Thursday, November 12, 2009

Steal (er...aggregate) This Article

A Look At All The Sites Owned By Rupert Murdoch That 'Steal' Content
from the who-ya-gonna-block-now,-rupert? dept

As Rupert Murdoch talks about how he wants to cut off Google, while claiming that aggregator sites are "parasites" and "stealing" from him -- and that fair use would likely be barred by the courts, it seemed like a good time to examine at least some of the sites that are owned by Rupert Murdoch that appear to aggregate content from other sites and which rely on the very same fair use argument. We've mentioned a few in the past, but figured it wouldn't hurt to explore them more thoroughly.

Well, let's start with the flagship Wall Street Journal itself. It integrates its own "aggregator" with headlines and links to other stories. For example, on the WSJ's tech news page if you scroll down, you'll find a bunch of headlines and links to other sources -- without permission:
Oops. Looks like the WSJ is "parasiting" and "stealing" according to Murdoch. Perhaps he should cut them of too.

Okay, how about Fox News itself? Yup. It's got an aggregator as well. Here's its Politics Buzztracker that aggregates and links to stories from a variety of different publications, including the NY Times, the Washington Post, MSNBC and others:
Murdoch can't be too happy about all that thieving.

Then we've got the folks over at AllThingsD, who I actually think do excellent work, and who have built up a nice part of their site called "Voices." I actually quite like this and find it useful (and yes, every so often, they are kind enough to "parasite" one of my posts). In fact, it helps keep AllThingsD in my RSS reader because it's so useful. But, damn, if that doesn't look just like what Murdoch is complaining about. Not only does it have headlines, but also a fair bit of intro text (no summary, no commentary) and even the links are hidden at the bottom, rather than using the headlines as links:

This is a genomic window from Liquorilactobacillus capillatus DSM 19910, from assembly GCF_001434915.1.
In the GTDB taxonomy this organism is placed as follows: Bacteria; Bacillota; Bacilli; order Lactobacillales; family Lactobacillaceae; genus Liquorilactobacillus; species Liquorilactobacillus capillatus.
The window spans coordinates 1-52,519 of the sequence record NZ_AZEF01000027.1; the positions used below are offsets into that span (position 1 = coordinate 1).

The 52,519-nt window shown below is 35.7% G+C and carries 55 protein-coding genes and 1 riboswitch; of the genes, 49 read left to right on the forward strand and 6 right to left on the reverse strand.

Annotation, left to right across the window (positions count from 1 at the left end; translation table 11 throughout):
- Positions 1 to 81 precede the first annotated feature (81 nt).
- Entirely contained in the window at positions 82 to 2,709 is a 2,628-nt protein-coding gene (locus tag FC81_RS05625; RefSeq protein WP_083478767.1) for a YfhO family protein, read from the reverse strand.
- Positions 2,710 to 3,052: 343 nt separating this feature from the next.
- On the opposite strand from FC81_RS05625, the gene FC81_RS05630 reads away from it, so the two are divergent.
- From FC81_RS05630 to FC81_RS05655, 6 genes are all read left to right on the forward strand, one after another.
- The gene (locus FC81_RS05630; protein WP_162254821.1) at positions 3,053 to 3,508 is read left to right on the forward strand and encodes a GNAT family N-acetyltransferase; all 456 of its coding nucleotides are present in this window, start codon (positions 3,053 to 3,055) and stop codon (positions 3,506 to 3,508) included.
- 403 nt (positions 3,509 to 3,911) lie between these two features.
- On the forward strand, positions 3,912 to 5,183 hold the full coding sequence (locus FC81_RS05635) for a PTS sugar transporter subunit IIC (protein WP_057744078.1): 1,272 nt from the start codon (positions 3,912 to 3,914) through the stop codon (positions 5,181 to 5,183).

Of course, it's not just with news either. The folks at AlarmClock remind us that Murdoch's News Corp. owns IGN, which has a variety of properties, including the ever popular RottenTomatoes movie review aggregation site. Yes, the entire site is based on "parasiting" (according to Murdoch) movie reviews off of every other site, and pulling them all together:
Good thing Murdoch is planning on working on ways to get the court to ban that sort of "fair use."

Some other IGN sites don't quite have aggregators, but I do find it interesting that they've integrated in Google search, such that you could do searches for things across the web and have them remain in a totally News Corp./IGN-branded experience. Effectively, on these pages, Murdoch's own properties are able to "parasite" back Google's own "parasite" engine. Here are two examples:

I'm sure there are probably more examples of various News Corp. properties regularly doing exactly what Murdoch and other News Corp. execs are now decrying as illegal and which must be stopped. So, it has to be asked, Mr. Murdoch, will you pull down all of these sites?

Wednesday, November 11, 2009

NATO Storms Red Crescent Compound in Aghanistan

Afghan Red Crescent angry after NATO-led forces storm compound
Wed Nov 11, 2009 5:01pm IST
By Nita Bhalla


NEW DELHI (Reuters AlertNet) - The Afghan Red Crescent Society (ARCS) expressed anger on Tuesday at NATO-led troops who used explosives to storm a Red Crescent compound and temporarily detain two aid workers.